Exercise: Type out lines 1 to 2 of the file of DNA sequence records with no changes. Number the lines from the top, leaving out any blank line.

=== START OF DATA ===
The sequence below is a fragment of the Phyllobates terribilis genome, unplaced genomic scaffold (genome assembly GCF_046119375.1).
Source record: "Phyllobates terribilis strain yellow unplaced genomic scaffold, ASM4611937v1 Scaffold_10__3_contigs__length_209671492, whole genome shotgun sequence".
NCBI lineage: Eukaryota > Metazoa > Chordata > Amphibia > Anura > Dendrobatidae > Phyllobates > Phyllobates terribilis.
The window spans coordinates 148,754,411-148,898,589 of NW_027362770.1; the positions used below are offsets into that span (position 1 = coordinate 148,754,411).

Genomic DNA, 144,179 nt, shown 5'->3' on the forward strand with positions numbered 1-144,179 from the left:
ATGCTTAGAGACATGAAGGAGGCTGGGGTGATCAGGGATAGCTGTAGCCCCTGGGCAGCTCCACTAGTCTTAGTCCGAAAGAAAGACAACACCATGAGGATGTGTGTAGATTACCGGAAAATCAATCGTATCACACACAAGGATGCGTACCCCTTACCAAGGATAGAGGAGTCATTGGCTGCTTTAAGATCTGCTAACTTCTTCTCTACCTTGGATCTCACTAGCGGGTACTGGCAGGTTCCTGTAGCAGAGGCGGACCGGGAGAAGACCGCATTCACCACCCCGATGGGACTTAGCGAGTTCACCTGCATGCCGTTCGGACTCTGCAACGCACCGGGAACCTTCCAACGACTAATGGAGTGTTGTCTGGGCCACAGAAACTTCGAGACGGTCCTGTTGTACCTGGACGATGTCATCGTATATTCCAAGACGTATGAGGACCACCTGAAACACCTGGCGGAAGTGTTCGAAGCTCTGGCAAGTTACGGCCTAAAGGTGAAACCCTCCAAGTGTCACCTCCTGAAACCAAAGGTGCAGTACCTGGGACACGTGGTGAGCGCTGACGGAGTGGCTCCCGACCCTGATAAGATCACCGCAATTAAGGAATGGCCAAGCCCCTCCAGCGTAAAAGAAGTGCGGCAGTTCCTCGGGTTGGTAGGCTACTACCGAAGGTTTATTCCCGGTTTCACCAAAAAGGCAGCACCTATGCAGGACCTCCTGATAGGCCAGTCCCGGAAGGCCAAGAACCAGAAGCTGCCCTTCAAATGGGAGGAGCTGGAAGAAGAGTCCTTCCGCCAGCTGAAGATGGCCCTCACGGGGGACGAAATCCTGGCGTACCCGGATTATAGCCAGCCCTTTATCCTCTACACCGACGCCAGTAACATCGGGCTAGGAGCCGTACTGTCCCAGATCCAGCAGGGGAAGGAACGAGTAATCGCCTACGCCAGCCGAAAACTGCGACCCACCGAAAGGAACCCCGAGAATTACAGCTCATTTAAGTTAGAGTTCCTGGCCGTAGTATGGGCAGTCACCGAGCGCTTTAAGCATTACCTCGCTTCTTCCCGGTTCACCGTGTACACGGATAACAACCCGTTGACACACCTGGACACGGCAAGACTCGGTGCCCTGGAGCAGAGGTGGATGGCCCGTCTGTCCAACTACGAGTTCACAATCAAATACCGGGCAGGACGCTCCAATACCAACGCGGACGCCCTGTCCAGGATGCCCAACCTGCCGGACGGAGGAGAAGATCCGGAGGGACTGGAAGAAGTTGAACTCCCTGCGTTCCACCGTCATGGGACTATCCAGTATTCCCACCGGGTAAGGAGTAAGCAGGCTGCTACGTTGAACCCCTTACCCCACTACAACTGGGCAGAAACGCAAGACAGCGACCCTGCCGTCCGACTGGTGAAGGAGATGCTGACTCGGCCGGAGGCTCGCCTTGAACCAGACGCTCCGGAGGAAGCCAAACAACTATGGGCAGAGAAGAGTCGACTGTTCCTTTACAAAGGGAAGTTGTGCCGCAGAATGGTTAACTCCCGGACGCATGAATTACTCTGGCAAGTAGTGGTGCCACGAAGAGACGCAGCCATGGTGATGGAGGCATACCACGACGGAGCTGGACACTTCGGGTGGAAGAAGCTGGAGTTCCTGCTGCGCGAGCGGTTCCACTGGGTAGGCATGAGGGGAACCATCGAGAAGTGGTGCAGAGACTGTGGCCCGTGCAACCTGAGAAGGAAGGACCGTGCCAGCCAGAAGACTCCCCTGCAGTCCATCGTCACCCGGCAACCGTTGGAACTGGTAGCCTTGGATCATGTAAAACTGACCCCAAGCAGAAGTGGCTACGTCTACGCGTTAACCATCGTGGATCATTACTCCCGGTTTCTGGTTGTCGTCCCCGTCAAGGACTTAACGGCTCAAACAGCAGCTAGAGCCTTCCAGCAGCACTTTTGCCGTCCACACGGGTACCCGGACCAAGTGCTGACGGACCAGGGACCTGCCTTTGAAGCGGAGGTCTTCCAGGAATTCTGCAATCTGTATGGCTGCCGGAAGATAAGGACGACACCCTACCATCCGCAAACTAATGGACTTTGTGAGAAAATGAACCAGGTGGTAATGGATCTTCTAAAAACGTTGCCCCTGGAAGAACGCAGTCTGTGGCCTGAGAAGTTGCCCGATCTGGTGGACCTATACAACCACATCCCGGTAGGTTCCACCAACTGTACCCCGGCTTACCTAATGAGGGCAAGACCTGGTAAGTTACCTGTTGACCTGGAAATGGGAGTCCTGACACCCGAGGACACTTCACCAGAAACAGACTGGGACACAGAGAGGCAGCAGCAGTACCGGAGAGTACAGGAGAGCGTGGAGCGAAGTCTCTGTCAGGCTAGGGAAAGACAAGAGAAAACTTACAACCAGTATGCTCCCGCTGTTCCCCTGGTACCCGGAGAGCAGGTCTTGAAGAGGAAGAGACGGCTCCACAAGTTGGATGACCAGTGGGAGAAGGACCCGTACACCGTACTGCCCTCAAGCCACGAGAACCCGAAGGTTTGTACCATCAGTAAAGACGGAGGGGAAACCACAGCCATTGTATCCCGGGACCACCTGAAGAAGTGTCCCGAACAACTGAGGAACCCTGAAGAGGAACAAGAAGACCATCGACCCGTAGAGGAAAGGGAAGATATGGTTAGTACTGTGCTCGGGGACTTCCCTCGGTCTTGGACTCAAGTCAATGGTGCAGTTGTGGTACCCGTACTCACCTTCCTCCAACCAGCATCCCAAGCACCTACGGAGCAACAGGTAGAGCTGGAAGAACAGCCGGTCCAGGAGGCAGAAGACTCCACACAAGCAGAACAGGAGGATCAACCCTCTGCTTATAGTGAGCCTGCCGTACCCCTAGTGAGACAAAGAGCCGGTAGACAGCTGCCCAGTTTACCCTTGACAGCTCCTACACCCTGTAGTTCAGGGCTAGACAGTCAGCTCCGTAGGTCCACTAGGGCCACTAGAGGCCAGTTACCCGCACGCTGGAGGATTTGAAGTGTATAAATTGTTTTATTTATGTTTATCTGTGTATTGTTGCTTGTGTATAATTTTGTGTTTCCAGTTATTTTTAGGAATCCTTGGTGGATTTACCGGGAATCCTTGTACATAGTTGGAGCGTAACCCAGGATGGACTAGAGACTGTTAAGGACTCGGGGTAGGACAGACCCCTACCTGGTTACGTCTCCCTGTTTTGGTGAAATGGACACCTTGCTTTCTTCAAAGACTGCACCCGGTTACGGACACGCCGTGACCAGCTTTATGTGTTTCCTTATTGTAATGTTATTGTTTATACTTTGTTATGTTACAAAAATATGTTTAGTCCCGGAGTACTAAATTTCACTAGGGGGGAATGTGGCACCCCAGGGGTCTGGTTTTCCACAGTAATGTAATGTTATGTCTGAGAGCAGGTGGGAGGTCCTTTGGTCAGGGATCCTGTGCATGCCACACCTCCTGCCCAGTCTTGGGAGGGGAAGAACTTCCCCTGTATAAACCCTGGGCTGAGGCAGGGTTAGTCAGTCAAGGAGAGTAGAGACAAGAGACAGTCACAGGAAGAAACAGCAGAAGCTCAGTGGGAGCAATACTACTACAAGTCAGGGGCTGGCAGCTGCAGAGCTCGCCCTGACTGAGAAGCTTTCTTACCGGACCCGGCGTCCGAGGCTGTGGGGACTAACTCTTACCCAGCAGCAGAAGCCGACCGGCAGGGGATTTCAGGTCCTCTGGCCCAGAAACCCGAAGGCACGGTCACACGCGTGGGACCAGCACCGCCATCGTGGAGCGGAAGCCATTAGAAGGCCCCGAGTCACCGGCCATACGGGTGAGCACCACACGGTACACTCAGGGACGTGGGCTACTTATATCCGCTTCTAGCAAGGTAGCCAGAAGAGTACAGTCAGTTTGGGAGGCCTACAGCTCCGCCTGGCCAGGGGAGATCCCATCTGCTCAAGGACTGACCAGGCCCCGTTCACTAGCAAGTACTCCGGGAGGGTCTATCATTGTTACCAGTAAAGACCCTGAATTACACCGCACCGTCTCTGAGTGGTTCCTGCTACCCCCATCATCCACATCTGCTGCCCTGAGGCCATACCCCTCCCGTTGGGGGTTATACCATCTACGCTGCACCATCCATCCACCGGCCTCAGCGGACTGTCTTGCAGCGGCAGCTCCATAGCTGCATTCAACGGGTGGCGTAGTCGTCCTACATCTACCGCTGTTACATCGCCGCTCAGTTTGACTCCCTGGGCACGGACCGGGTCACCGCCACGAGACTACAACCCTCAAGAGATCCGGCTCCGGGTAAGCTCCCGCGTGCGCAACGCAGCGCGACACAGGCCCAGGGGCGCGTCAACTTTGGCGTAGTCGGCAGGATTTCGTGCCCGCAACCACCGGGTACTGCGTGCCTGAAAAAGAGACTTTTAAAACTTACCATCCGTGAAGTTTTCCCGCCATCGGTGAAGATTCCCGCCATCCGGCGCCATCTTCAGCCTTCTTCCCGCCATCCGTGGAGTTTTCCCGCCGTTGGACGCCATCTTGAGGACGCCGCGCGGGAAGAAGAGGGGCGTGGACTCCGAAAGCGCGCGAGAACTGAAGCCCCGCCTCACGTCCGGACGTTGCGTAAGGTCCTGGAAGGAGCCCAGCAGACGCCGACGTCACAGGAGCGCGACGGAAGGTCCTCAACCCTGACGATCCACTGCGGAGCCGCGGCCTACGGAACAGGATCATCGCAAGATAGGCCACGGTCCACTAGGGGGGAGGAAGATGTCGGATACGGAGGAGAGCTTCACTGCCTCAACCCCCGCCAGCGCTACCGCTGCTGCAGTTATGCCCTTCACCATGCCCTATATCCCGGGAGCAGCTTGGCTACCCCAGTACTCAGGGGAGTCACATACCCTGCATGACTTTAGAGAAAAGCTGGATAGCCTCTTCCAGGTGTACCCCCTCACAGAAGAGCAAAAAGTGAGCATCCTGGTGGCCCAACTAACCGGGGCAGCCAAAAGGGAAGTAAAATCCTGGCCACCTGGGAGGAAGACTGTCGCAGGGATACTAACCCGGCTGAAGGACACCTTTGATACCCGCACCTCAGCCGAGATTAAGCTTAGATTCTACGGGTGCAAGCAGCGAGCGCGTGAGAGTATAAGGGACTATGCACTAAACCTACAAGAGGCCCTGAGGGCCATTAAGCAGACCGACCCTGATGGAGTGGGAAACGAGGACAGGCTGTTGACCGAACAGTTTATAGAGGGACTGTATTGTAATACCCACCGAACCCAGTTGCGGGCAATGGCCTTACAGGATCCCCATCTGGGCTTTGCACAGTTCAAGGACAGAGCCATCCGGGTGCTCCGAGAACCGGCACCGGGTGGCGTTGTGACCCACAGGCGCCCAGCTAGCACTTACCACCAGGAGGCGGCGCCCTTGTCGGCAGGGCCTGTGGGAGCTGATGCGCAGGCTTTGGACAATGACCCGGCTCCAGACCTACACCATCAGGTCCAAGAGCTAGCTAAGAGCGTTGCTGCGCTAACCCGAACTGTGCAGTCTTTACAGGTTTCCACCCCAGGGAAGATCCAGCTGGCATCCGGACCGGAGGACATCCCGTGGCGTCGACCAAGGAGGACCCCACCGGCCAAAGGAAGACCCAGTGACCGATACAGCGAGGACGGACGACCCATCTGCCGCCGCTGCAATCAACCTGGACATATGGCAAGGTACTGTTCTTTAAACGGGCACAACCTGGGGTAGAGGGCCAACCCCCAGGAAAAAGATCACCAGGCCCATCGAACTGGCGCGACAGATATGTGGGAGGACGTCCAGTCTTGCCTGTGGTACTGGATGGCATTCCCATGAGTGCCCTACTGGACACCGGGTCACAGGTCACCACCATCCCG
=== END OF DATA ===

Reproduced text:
The sequence below is a fragment of the Phyllobates terribilis genome, unplaced genomic scaffold (genome assembly GCF_046119375.1).
Source record: "Phyllobates terribilis strain yellow unplaced genomic scaffold, ASM4611937v1 Scaffold_10__3_contigs__length_209671492, whole genome shotgun sequence".